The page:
Product review: Web-ready Clarion adds code automation

With the Internet now well established as a means of increasing profitability in data-dependent markets, businesses are clamouring to build new applications and repurpose old data sources to benefit from the Web's proficiency.

To meet this need, TopSpeed's Clarion 5 object-oriented application development environment accelerates the evolution of data-centric applications via wizard-driven code templates and a comprehensive set of goal-oriented class libraries. By adding the Internet developer's kit to its Web edition, Clarion makes it possible to quickly build a single code source and an executable file that can be deployed as client/server or over the Web.

Although Clarion still does not support the Corba object specification, which Inprise's Delphi supports, other features make Clarion an enterprise development tool capable of reducing development and deployment cycles and maintaining data-centric applications with only a modest investment. New features such as Wizatrons for automated development, integrated version control, and a Dictionary Synchroniser that tracks and integrates changes made in SQL and relational database structures help fortify Clarion's toolset. Though not as comprehensive as Delphi, Clarion is far easier for deploying Web applications.

Flexible development

The Clarion environment provides a well-integrated application generator with all the structured templates and wizards necessary for generating code and maintaining data definitions. Clarion quickly develops full-functioning applications capable of interacting with connected data sources. Clarion has also improved its native database drivers by adding support for Microsoft SQL Server, Sybase SQLAnywhere, and Pervasive.SQL.

On the Web front, Clarion makes it easy to port your applications to the Web by selectively including the necessary Internet extensions into the compilation process, producing one application that can be run as a Windows executable or immediately served via the Application Broker as a Java applet to browsers.

The TopSpeed Application Broker can be implemented either as a stand-alone executable or as an ISAPI server extension for use with Microsoft Internet Information Server or any ISAPI-compliant Web server. The Broker routes data and Java classes from the Web-enabled application to the Java-enabled client, optimising performance and conserving bandwidth by sending only necessary data. Although Version 5 now allows five concurrent connections, it still requires that you purchase the Application Broker for full deployment.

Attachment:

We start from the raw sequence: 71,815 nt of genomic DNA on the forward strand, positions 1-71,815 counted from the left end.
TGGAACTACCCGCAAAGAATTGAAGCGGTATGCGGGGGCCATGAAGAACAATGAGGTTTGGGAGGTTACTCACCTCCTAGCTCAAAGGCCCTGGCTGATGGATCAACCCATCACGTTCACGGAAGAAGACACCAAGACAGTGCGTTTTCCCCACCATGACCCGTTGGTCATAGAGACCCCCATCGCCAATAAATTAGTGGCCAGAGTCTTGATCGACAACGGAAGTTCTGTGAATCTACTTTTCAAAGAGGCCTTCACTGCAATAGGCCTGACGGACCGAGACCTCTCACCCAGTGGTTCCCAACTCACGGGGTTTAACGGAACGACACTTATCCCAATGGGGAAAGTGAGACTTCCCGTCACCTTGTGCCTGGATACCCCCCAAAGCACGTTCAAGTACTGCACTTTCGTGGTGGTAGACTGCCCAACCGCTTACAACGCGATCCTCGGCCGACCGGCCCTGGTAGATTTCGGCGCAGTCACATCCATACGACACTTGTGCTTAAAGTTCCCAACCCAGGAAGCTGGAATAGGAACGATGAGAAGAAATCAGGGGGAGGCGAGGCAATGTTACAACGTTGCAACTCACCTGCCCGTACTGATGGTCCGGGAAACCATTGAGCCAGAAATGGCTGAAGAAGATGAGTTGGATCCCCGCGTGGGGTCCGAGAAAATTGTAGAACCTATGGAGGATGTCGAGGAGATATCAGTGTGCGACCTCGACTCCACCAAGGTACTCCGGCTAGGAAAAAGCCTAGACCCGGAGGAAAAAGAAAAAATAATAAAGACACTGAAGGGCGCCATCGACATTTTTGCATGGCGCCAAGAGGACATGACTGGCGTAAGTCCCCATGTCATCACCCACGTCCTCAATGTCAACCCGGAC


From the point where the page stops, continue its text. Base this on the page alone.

To develop an application, I started with the Quick Start Wizard and Clarion's Dictionary Editor, which defined and mapped database descriptions such as files, fields, rules, and drivers used for my data source. The wizards effectively guided me through the process of producing a fully functional, multithreaded Multiple Document Interface application -- ready for the Web -- in less than an hour without writing a single line of code. I found this far easier than using Delphi's ActiveX architecture to deploy thin clients.

Taking automated development to the next level, Clarion is working on smart Wizatrons that automate repetitive programming tasks while also learning to anticipate a programmer's style. I was able to use the Wizatron to quickly establish a consistent look, feel, and behaviour across several applications. Unlike wizards, Wizatrons offer automation while remaining configurable, revealing as many or as few options as are suited to the programmer's needs or skill level.

Still in beta testing, the Wizatrons I tested lacked total functionality but provided a glimpse at the future. Due out in late June, TopSpeed will offer the update for free from its Web site for registered Clarion 5 users.

Unlike competing solutions such as Visual Basic or Delphi -- which only complete a part of the data application development puzzle -- Clarion 5 combines a rapid development solution with enterprise-ready support for collaborative design. Those looking to specifically implement ActiveX or support Corba will likely want to use Delphi and pay the premium. However, with enough guidance and wizardry for novices, Clarion offers seasoned professionals a means of reducing development and deployment costs at an affordable price.

(James Borck (james.borck@industrialart.com) is IS director at Industrial Art & Science, in Connecticut.)The bottom line: very goodTopSpeed Clarion 5a Web EditionSummary: This rapid application development environment lets you deploy and maintain data-centric applications for Windows and the Web in a way that is easy for programming novices and extensible for veterans. Easy-to-use wizards provide quick integration of code frameworks that can be fully customised.

Business Case: A modest investment will result in immediate returns via shortened development cycles, increased productivity, and easy maintenance as business grows. Team development provisions make Clarion worthy of enterprise use.

Pros

+ Quickly builds applications on new or pre-existing data sources+ Superb native database connectivity+ Fast compilation build time+ Easy to use yet still extensible+ Shortens development cycleCons- No Corba supportCost: $US1799, includes five-user Application Broker; additional $999 for full-scale Application Broker deploymentPlatforms: Windows NT, Windows 95 and 98, Windows 3.x

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